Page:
The AuraVR Go is well priced at Rs. 899 - the MRP is Rs. 1,499, which is definitely too high, but at Rs. 899 it feels like a good pick. You're not getting a high-end product here, but it's a fun toy, and it's small enough that you can slip one into your backpack.
The AuraVR family
Of course, that's only one part of what we're looking at here. Apart from the AuraVR Go, which releases on Snapdeal on Sunday, the company also has three other headsets on offer right now, with prices ranging from Rs. 299 to Rs. 2,999.
The least costly model is the AuraVR V2, which is basically a Google Cardboard headset, but made of plastic. There's no foam padding, and the plastic has a few hard edges.
It does have one big advantage over simple cardboard - it has the same two-strap system which allows the headset to be strapped onsecurely so you don't have to keep holding it in place with your hands. On the flip side, it uses the same magnet-based button system as the Google Cardboard, which doesn't work well with all phones.
AuraVR is selling these headsets with a lot of co-branding. The one we used had silhouettes of different characters from Star Wars, and the company says it has licensed all its designs. This might make the headset more appealing to some, or even an impulse purcahse, but not everyone will like the look.
Finally, there's the Rs. 1,799 AuraVR Pro. Like the (even more expensive) Ace, this is also a large plastic unit. It has a lot of foam rubber padding which creates a great seal, but also makes the device heat up a little. All in all, the Pro looks and feels the most premium of the bunch.
This one is a little heavy, and Rs. 1,799 also feels a little more than most people would want to pay. However, that's balanced out by the inclusion of a Bluetooth remote, which can be useful to have. If you don't already have a Bluetooth controller, then the Pro starts to look like a pretty good value deal. The catch is that there's no button on the body of the Pro - that certainly helps its looks, but means you have to use the controller.
The most expensive headset is the AuraVR Ace. It's available for Rs. 2,999, and is the most comfortable model in the entire line. The padding is plush, and the straps, lenses and earpieces are easy to adjust - that's right, this headset comes with built in on-ear headphones.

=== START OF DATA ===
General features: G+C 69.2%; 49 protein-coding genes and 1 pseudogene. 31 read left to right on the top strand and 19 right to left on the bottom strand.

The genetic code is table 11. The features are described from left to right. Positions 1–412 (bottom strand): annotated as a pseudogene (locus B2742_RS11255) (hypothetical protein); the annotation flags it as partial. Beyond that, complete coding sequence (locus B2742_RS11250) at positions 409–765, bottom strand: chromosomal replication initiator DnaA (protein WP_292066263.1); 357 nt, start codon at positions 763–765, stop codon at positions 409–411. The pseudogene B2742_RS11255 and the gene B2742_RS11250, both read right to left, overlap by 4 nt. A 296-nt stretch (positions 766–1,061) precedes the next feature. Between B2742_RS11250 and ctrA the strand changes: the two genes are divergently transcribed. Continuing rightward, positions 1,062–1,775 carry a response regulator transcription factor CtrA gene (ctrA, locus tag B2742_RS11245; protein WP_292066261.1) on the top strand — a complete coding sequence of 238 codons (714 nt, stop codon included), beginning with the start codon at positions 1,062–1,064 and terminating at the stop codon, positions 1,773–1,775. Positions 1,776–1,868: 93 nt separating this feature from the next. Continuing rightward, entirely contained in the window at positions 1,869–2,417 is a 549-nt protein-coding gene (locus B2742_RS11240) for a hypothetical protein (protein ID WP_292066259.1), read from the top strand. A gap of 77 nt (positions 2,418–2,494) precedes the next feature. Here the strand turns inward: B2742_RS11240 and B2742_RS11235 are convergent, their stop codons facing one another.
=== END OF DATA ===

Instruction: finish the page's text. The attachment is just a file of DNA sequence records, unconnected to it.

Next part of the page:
Near the front where you strap in your phone, there's a small 3.5mm cable which you have to run to your phone's audio socket. Obviously you'll want to turn the phone so that the 3.5mm socket is on the side with the cable - the screen will rotate, of course, so that's not an issue. In a way it's quite convenient - using wired headphones with a VR headset involves a lot of untangling. Unfortunately, the AuraVR Ace's audio quality isn't the best, and if you have spent money on good headphones, you're going to want to use them instead. That said, it really is nice to be able to just slip on the headset and get going right away, without spending another few minutes fiddling with wires.
The Ace is a little too tightly sealed, and we felt it heating up a bit. Finally, there's the question of whether or not you want to pay practically Rs. 3,000 on a headset that's based on the Cardboard technology, when Daydream is clearly superior. Although we liked this headset a lot, we find it harder to recommend.
All in all, the AuraVR family has a lot to offer. The sleek and portable AuraVR Go seems as though it offers the best value for money. If you aren't planning on buying a new phone for some time, then you should also consider the Pro or the Ace. They might be a little on the expensive side, but good build quality and comfort help make up for that. In terms of comfort, we thought the Ace was the better of the two, but only so long as you're willing to put up with the built-in headphones.
Picking the right VR headset is getting more complicated, and we've got a guide to help you. Have you thought about it, and are you considering any of the AuraVR headsets? Let us know via the comments.